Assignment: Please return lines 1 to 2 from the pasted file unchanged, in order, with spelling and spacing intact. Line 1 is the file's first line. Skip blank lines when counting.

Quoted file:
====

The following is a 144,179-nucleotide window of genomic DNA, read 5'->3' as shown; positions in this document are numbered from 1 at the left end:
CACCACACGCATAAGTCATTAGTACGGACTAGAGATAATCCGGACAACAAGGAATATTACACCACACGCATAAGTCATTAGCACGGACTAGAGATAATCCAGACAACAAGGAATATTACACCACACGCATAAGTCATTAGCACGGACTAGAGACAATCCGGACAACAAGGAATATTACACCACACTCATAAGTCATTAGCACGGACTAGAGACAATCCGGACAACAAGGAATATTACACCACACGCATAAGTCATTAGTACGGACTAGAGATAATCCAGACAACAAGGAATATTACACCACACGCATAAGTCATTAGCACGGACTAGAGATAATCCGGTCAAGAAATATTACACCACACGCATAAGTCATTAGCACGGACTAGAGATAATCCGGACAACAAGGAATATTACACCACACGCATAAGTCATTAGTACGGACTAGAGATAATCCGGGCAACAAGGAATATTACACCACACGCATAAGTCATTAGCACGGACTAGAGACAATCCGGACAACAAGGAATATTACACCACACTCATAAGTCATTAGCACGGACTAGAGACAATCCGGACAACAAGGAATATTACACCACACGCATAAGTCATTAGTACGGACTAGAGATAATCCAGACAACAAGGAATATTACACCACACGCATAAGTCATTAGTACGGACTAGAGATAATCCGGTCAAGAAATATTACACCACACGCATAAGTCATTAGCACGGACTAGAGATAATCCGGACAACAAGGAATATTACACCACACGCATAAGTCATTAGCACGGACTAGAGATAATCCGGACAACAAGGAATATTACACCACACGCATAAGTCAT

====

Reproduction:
The following is a 144,179-nucleotide window of genomic DNA, read 5'->3' as shown; positions in this document are numbered from 1 at the left end:
CACCACACGCATAAGTCATTAGTACGGACTAGAGATAATCCGGACAACAAGGAATATTACACCACACGCATAAGTCATTAGCACGGACTAGAGATAATCCAGACAACAAGGAATATTACACCACACGCATAAGTCATTAGCACGGACTAGAGACAATCCGGACAACAAGGAATATTACACCACACTCATAAGTCATTAGCACGGACTAGAGACAATCCGGACAACAAGGAATATTACACCACACGCATAAGTCATTAGTACGGACTAGAGATAATCCAGACAACAAGGAATATTACACCACACGCATAAGTCATTAGCACGGACTAGAGATAATCCGGTCAAGAAATATTACACCACACGCATAAGTCATTAGCACGGACTAGAGATAATCCGGACAACAAGGAATATTACACCACACGCATAAGTCATTAGTACGGACTAGAGATAATCCGGGCAACAAGGAATATTACACCACACGCATAAGTCATTAGCACGGACTAGAGACAATCCGGACAACAAGGAATATTACACCACACTCATAAGTCATTAGCACGGACTAGAGACAATCCGGACAACAAGGAATATTACACCACACGCATAAGTCATTAGTACGGACTAGAGATAATCCAGACAACAAGGAATATTACACCACACGCATAAGTCATTAGTACGGACTAGAGATAATCCGGTCAAGAAATATTACACCACACGCATAAGTCATTAGCACGGACTAGAGATAATCCGGACAACAAGGAATATTACACCACACGCATAAGTCATTAGCACGGACTAGAGATAATCCGGACAACAAGGAATATTACACCACACGCATAAGTCAT